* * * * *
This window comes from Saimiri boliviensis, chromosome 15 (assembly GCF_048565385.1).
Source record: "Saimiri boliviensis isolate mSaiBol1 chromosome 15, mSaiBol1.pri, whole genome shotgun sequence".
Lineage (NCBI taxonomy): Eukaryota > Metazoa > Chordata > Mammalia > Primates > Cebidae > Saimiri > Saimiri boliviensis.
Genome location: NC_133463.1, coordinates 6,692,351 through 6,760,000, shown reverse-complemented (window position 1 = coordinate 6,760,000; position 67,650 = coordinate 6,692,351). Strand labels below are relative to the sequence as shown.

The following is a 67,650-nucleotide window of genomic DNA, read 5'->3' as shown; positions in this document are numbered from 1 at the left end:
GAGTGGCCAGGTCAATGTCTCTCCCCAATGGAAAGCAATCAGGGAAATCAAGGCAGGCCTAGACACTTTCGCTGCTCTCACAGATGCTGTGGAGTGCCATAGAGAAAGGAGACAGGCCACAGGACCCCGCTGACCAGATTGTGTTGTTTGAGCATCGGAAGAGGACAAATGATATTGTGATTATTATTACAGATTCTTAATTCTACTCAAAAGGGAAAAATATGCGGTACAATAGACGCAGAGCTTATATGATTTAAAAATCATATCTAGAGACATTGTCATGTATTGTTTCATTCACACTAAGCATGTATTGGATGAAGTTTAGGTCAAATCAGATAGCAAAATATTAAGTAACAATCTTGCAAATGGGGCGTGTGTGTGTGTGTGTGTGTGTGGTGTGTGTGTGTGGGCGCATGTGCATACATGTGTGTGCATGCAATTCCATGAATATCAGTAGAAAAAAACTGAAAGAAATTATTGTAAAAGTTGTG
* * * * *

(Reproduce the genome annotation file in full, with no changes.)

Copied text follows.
This window comes from Saimiri boliviensis, chromosome 15 (assembly GCF_048565385.1).
Source record: "Saimiri boliviensis isolate mSaiBol1 chromosome 15, mSaiBol1.pri, whole genome shotgun sequence".
Lineage (NCBI taxonomy): Eukaryota > Metazoa > Chordata > Mammalia > Primates > Cebidae > Saimiri > Saimiri boliviensis.
Genome location: NC_133463.1, coordinates 6,692,351 through 6,760,000, shown reverse-complemented (window position 1 = coordinate 6,760,000; position 67,650 = coordinate 6,692,351). Strand labels below are relative to the sequence as shown.

The following is a 67,650-nucleotide window of genomic DNA, read 5'->3' as shown; positions in this document are numbered from 1 at the left end:
GAGTGGCCAGGTCAATGTCTCTCCCCAATGGAAAGCAATCAGGGAAATCAAGGCAGGCCTAGACACTTTCGCTGCTCTCACAGATGCTGTGGAGTGCCATAGAGAAAGGAGACAGGCCACAGGACCCCGCTGACCAGATTGTGTTGTTTGAGCATCGGAAGAGGACAAATGATATTGTGATTATTATTACAGATTCTTAATTCTACTCAAAAGGGAAAAATATGCGGTACAATAGACGCAGAGCTTATATGATTTAAAAATCATATCTAGAGACATTGTCATGTATTGTTTCATTCACACTAAGCATGTATTGGATGAAGTTTAGGTCAAATCAGATAGCAAAATATTAAGTAACAATCTTGCAAATGGGGCGTGTGTGTGTGTGTGTGTGTGTGGTGTGTGTGTGTGGGCGCATGTGCATACATGTGTGTGCATGCAATTCCATGAATATCAGTAGAAAAAAACTGAAAGAAATTATTGTAAAAGTTGTG